Digital art is widespread in a variety of art and design disciplines, particularly in the United Kingdom's university sector - witness the growing number of courses that now include digital imaging in their curricula ("The pixel problem" THES, November ). Digital techniques provide artists and designers with a powerful range of constantly improving tools. Two-dimensional digital imaging has long been used in a variety of applications, from "static" fine and graphic arts, to time-and-motion animation and special effects in films and television. However, the "quality" of these works still depends on the abilities of the author. Of course digital imaging has pros and cons, but we would be foolish not to explore and use it.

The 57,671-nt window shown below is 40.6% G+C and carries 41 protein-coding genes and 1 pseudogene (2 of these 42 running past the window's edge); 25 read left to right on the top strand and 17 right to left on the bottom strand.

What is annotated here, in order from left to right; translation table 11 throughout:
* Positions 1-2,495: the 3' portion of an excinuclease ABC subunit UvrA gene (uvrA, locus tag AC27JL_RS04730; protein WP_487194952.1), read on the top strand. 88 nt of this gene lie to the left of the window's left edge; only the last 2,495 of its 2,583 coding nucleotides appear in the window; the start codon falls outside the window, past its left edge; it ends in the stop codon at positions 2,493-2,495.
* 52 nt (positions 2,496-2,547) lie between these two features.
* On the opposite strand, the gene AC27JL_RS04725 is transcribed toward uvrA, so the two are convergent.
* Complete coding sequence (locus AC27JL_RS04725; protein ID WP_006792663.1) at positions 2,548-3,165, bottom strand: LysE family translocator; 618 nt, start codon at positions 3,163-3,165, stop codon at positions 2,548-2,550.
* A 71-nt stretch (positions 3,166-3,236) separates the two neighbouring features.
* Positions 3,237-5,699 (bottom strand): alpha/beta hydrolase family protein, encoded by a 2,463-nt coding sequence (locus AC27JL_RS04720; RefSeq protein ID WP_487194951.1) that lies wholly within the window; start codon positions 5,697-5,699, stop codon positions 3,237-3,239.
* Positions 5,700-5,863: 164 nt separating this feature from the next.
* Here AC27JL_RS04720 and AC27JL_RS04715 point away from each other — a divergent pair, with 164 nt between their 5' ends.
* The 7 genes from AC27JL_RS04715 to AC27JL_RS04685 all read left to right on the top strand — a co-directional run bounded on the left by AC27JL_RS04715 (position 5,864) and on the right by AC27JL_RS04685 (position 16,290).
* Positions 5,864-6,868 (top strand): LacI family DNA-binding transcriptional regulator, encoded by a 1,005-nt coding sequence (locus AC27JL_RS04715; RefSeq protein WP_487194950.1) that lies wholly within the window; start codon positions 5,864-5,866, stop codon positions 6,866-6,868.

Three-dimensional art and design such as sculpture, metalwork and silversmithing, industrial design, architecture, etc, has somewhat lagged behind techniques for work in two dimensions. However, 3D disciplines are now catching up via spatial tools. Rapid prototyping methods allow 3D data held in the computer to be "printed out" in a variety of materials, including plastics and metals. These techniques were originally developed for the engineering industries but are increasingly being hi-jacked by artists and designers.
The University of Teesside is hosting a "Computers in Art and Design Education" conference in April 1999 (CADE99) to discuss these very issues. This will be accompanied by an exhibition of digital art and design work.
Bob Clay Principal lecturer in industrial design University of Teesside